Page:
Since becoming a dad I’ve started to be aware of things, like yesterday’s ‘Sunday rest’, which I remember as perfectly normal aspects of life, but which will seem ridiculous to my boy when he’s a teenager. I think it is quite a useful strategy to identify, in advance, things which will one day seem dated and bizarre to your kids; it protects you from the cold-water-shock of realising you’ve been overtaken by time and your assumptions are now old-fashioned. I wish I’d realised during the nineties that one day the haircuts on ‘Friends’ would look much too floppy to be taken seriously; then it wouldn’t be so quite frightening watching it now.
Most of pop culture, obviously, has a kind of built-in naffness to it purely because it’s so much about the here and now. If you go out on a limb with massively over-stylised costumes and design like Cheryl Cole or Lady Gaga – let alone Jedward – you’re kind of acknowledging that you’re only likely to be relevant for a very short while, and thereafter you will always look a bit silly. There’s not necessarily anything wrong with that – the Sex Pistols, the Kinks and the Manics all look pretty odd to today’s observer, but it doesn’t diminish the music; if anything their willingness to go to extremes makes them all the cooler in posterity’s eyes.
But what’s more interesting and odder is trying to work out what features of everyday life, away from the excesses of pop, are going to look comically outdated in twenty years’ time, or even ten years when this blog ends. Here are a few which occur to me but do feel free to add your own. I hope by bracing ourselves now, we’ll be less disconcerted when a young person in 2023 says ‘did you seriously do that?’ Or communicates it by whatever method’s replaced speaking by that point. SpaceSpeaking.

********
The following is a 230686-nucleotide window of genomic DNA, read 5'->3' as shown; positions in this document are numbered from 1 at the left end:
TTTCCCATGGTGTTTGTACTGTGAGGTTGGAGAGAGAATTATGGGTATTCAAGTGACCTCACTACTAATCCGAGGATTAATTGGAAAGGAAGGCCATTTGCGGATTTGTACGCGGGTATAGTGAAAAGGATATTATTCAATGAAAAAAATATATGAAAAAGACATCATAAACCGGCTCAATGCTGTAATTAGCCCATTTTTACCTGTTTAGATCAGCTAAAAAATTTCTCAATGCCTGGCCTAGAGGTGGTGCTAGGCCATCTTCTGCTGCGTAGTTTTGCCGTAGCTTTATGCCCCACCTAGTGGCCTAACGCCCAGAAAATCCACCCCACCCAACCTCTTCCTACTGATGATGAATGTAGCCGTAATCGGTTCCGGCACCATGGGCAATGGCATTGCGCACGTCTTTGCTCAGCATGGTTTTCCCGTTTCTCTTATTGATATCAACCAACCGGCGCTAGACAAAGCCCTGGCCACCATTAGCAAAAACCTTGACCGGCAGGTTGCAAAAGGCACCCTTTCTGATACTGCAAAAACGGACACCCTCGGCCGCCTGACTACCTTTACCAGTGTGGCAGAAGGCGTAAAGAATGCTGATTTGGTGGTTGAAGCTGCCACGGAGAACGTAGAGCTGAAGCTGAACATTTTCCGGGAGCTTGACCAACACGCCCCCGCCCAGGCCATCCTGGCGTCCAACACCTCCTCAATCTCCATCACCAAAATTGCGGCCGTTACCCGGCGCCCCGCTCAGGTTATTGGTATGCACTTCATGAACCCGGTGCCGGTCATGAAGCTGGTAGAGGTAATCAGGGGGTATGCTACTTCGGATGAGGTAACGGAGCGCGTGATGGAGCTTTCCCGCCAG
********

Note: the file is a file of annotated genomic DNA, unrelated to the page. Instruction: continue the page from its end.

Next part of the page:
-Landlines. Not long ago I used to have to ask my dad if I could call my girlfriend, and then wait till after 6pm or until the weekend, and then stand in the hall trying to say things like ‘I love you too’ quietly enough for the family not to hear. Life-or-death situations, if they arose at breakfast, couldn’t be dealt with for nine hours until the cheaper rate kicked in. Now, it’s already coming to seem strange that we used to call buildings and hope someone was in there, rather than just call the person. Despite BT’s brave ‘if a conversation’s worth having, use the landline’ campaign, I doubt they’ll survive another couple of decades.
-Video tapes, obviously. ‘Wearing out the tape’. Taping over things. Your teacher not being able to ’work the video’ and having to call Mr Collins in. And so on.
-Encyclopaedias in book form. It used to be that a good middle-class family would invariably have a 67-volume encyclopaedia on their shelves, occupying an area the size of Dorset. Nobody ever looked anything up.
-Blackboards and chalk. Already it seems dated if, in a TV show, a teacher taps on the blackboard with chalk, instead of writing on a nice clean whiteboard. And thank God. I used to hate that screechy sound.
-Dare I say it, print newspapers. Well, not all of them. But in twenty years’ time I can’t imagine there will be as many of them around. Local papers, if they survive, will have to become free newsletters.
-Cash, eventually. I reckon within our lifetimes, we’ll be paying for even small things by scanning a card. Maybe we’ll have small change for emergencies, but the amount of money in circulation will be greatly reduced. Making and exchanging coins is one of these traditions which make sense to us, but will seem weirdly literal-minded to people of another generation. Likewise…
-…passports. Our kids will surely laugh at the idea of having a little maroon book to verify that you’re allowed to travel abroad. People mount strong opposition to the introduction of electronic cards instead of paper ID, but it’s an inevitable process, long-term. Surely.
-Someone tried to convince me the other day that dry toilet paper was unhygienic and everyone one day would use water or at least wet wipes. Not sure about this. This could be the area of life where people are most resistant to change. But you read it here first.
-And, of course, blogging. What’s the point? Eh? All these bloody words! Dear me.
Remember to keep posting your progress on the TYSIC challenges. The time for our first weekly report is fast approaching…